Slaughterhouse-Five was my initial foray into Vonnegut. Clearly, my initiation into Vonnegut was long overdue. I dove into what is considered one of his best books.
Slaughterhouse-Five is ostentatiously about experiences in World War II, but not as a direct narrative about the war. Vonnegut writes in a style using a form different from what one typically thinks of as a novel.
His book seems part autobiography, part fiction. The story is not told through the eyes of Vonnegut but through another character. Vonnegut pops up briefly a couple of times but as asides. It would be easy to miss him if you blink.
Slaughterhouse-five starts out in Vonnegut’s voice. Through his present-day self, he explains his quest to write a novel about the war, specifically about Dresden. He travels to see a buddy from the war in hopes that reminiscing with him would bring back memories and fodder for his novel.
No luck, he tells us.
And then Slaughterhouse-five shifts to focusing on Billy Pilgrim, a somewhat clueless guy who served as a chaplain assistant during the war. But the book doesn’t just focus on Billy’s experiences during the war; it looks at his life before and after. And it does it in an odd, non-linear way.
Billy time travels to and from parts of his life. One minute he is in Dresden. Another moment, he suddenly is reliving—really reliving—an experience he had ten years earlier. Then zip, he is in the future, years after Dresden.
When learn about the absurdity of his life. In a matter-of-fact manner, Billy processes everything that happens to him and relays it without emotions, as though he is sleepwalking through his life and observing it as an outsider.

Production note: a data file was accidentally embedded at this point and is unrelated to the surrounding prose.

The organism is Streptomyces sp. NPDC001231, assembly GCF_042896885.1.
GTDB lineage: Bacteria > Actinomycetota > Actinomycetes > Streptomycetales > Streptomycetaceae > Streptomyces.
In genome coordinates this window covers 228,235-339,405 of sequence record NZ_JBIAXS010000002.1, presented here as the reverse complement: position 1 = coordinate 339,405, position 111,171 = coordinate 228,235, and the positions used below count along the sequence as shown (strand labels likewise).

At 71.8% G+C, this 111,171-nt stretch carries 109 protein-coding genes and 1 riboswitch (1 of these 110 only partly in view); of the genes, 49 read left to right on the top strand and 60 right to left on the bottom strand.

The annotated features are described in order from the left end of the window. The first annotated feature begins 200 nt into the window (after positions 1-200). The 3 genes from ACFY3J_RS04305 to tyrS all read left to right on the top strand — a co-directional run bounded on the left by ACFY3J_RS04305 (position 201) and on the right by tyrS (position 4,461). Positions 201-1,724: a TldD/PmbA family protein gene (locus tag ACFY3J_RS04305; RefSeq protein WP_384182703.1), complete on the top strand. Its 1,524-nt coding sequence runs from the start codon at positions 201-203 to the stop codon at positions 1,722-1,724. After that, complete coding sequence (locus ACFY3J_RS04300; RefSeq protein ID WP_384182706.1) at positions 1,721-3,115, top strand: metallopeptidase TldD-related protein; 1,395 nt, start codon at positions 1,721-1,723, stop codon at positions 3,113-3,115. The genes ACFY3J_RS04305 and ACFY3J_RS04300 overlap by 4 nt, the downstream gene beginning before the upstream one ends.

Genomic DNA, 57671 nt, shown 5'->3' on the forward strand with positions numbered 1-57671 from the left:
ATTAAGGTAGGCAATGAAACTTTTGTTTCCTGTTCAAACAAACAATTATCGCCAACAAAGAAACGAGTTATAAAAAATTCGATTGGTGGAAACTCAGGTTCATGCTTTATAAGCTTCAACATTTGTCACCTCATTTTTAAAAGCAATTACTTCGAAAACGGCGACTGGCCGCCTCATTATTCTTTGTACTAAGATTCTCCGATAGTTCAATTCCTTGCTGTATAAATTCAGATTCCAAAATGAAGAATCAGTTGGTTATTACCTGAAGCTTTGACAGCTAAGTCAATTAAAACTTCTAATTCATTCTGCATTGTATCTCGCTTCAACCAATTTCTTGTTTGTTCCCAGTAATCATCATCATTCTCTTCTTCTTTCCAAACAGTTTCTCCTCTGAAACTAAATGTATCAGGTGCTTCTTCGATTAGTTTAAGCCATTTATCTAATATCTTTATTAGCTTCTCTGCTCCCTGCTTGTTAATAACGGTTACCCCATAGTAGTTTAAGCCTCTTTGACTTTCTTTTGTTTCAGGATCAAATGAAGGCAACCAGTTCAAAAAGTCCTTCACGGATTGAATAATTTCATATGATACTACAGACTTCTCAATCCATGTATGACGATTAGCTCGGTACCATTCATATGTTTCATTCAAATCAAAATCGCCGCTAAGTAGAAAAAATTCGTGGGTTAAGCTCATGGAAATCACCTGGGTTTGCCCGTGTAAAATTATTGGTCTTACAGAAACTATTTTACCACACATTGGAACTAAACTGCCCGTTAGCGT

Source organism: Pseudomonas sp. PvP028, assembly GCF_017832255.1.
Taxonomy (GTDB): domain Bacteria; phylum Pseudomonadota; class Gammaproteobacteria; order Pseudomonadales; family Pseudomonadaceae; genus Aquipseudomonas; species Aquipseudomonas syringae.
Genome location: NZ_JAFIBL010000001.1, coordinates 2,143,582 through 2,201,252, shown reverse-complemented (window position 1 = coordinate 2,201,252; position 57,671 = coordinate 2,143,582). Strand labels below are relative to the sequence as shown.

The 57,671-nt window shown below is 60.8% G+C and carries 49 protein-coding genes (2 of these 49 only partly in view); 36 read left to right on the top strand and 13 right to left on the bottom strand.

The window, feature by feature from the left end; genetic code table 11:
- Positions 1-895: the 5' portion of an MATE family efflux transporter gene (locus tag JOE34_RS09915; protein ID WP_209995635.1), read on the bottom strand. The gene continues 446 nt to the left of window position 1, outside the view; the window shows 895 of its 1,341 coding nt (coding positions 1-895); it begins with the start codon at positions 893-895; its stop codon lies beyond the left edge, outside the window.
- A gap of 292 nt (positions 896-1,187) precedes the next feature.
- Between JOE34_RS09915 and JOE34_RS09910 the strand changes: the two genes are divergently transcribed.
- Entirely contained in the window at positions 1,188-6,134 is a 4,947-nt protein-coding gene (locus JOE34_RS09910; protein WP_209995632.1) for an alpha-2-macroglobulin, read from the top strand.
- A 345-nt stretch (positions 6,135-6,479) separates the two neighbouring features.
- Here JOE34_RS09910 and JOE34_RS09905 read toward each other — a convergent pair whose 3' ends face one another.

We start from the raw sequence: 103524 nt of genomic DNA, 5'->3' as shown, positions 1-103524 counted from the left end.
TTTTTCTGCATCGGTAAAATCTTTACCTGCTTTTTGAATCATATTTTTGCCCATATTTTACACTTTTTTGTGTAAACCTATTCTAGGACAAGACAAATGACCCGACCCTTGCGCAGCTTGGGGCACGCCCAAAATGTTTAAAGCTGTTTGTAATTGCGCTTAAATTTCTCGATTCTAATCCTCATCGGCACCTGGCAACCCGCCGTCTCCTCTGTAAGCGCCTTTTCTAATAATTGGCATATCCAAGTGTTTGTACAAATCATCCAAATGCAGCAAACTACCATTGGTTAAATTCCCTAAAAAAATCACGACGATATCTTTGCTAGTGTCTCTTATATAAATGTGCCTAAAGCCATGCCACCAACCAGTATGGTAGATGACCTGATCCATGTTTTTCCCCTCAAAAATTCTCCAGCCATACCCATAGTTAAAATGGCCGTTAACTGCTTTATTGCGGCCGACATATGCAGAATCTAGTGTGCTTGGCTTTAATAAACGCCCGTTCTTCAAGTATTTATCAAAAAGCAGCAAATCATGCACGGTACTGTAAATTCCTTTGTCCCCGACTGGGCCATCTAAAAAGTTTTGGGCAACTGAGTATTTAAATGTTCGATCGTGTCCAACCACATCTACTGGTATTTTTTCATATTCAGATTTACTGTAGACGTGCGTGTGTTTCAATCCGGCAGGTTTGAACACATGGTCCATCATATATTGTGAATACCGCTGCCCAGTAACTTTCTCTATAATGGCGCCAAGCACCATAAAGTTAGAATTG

Billy is, in fact, a bit unhinged. He had been taken prisoner by aliens, who took him to their planet to put him on display in a zoo. After a while the aliens brought him a female human and together they had a child while in the zoo. At the beginning of the book—at the end of his life—Billy is trying to tell others about his experiences with the aliens from decades earlier.
At the end of the book, Vonnegut lets us in on a little secret: this abduction is exactly the same story as in a book that Billy read while recuperating at a mental hospital. Fiction becomes reality for Billy.
And fiction and reality merge for us in Slaughterhouse-five. What bits are real? What bits are imagined? Which experiences are Billy’s? Which experiences are Kurt’s?
Vonnegut relays absurdity not just in the subject matter, but in the words and descriptions that he uses. “Like so many Americans, she was trying to construct a life that made sense from things she found in gift shops.” Or the phrase “trapped in the amber of the moment”, comparing us and our experiences to an insect forever caught and frozen in time.
The title Slaughterhouse-Five refers to the address of the building where Billy—and Kurt in real life—was housed in Dresden. The building was a former slaughterhouse with the number five as the street address.
Both Billy and Kurt had been taken prisoner in the Battle of the Bulge and marched with 100 others into Germany to be housed in the former slaughterhouse. Both witnessed the beauty of the architecture of Dresden and then its obliteration. Both worked as prisoners to dig out citizens buried under the rubble and to (re)bury them properly.
Clearly, Dresden stayed with and festered in Vonnegut for decades, becoming the focus of his book about the war. So in the end, Vonnegut did end up writing a book about the war—despite his claims to the contrary.